[show abstract][hide abstract] ABSTRACT: How do stock prices evolve over time? The standard assumption of geometric Brownian motion, questionable as it has been right along, is even more doubtful in light of the stock market crash of 1987 and the subsequent prices of U.S. index options. With the development of rich and deep markets in these options, it is now possible to use options prices to make inferences about the risk-neutral stochastic process governing the underlying index. We compare the ability of models including Black-Scholes, naive volatility smile predictions of traders, constant elasticity of variance, displaced diffusion, jump diffusion, stochastic volatility, and implied binomial trees to explain otherwise identical observed option prices that differ by strike prices, times-toexpiration, or times. The latter amounts to examining predictions of future implied volatilities. Certain naive predictive models used by traders seem to perform best, although some academic models are not far behind. We find that the better performing models all incorporate the negative correlation between index level and volatility. Further improvements to the models seem to require predicting the future at-the-money implied volatility. However, an efficient markets result makes these forecasts difficult, and improvements to the option pricing models might then be limited.
[show abstract][hide abstract] ABSTRACT: We study the term structure of the implied volatility in a situation where the smile is symmetric. Starting from the result by Tehranchi that a symmetric smile generated by a continuous martingale necessarily comes from a mixture of normal distributions, we derive representation formulae for the at-the-money (ATM) implied volatility level and curvature in a general symmetric model. As a result, the ATM curve is directly related to the Laplace transform of the quadratic variation of the log price. To deal with the remaining part of the volatility surface, we build a time dependent SVI-type approximation which matches the ATM and extreme moneyness structure. As an instance of a symmetric model, we consider uncorrelated Heston: in this framework, our representation of the ATM volatility takes semiclosed (and easy to implement) form and the time-dependent SVI approximation displays considerable performances in a wide range of maturities and strikes. In addition, we show how to apply our results to a skewed smile by considering a displaced model. Finally, a noteworthy fact is that all along the paper we will deal only with Laplace transforms and not with Fourier transforms, thus avoiding any complex-valued function.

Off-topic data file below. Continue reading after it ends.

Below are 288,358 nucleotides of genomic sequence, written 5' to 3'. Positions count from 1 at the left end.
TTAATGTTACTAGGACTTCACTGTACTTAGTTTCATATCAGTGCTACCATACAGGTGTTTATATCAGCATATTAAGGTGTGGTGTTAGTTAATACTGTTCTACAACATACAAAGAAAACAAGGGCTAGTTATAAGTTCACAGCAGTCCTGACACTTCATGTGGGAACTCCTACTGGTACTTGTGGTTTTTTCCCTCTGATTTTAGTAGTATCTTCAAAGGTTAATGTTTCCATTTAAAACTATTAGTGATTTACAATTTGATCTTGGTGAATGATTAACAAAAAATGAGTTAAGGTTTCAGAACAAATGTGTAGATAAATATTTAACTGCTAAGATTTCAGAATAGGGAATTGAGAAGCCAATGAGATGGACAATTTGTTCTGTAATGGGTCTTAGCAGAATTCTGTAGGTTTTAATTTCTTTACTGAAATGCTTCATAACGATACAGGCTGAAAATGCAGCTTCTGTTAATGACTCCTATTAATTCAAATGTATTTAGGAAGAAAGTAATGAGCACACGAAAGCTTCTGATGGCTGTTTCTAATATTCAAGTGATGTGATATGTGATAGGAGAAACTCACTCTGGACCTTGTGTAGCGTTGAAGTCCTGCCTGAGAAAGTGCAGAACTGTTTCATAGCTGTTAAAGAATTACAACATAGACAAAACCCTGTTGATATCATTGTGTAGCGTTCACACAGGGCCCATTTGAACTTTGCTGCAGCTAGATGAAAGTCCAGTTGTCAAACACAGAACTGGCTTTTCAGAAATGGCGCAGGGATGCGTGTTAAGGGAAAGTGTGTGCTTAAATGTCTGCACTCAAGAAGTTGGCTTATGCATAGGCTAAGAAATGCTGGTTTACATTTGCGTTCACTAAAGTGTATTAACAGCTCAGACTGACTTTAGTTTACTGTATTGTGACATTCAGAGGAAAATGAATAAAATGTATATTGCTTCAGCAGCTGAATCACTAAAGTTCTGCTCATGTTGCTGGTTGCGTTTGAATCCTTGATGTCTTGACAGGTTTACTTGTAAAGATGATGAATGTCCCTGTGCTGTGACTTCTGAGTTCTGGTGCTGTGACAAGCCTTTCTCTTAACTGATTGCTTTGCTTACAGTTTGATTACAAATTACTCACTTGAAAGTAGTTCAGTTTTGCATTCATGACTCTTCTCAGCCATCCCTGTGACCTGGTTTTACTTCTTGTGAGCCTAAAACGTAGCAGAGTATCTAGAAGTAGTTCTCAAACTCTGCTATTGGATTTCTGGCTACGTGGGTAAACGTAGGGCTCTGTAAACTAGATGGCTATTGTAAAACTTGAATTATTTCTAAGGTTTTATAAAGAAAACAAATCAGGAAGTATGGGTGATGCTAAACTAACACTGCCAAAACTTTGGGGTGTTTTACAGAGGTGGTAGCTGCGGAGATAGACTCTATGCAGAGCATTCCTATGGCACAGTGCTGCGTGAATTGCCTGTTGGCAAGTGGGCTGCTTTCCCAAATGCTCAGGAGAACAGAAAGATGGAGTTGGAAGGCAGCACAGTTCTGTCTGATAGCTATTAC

[show abstract][hide abstract] ABSTRACT: Calibrating option pricing models to market prices often leads to optimisation problems to which standard methods (like such based on gradients) cannot be applied. We investigate two models: Heston’s stochastic volatility model, and Bates’s model which also includes jumps. We discuss how to price options under these models, and how to calibrate the parameters of the models with heuristic techniques.
Finance and Stochastics 01/2010; 14(1):129-152. · 1.21 Impact Factor
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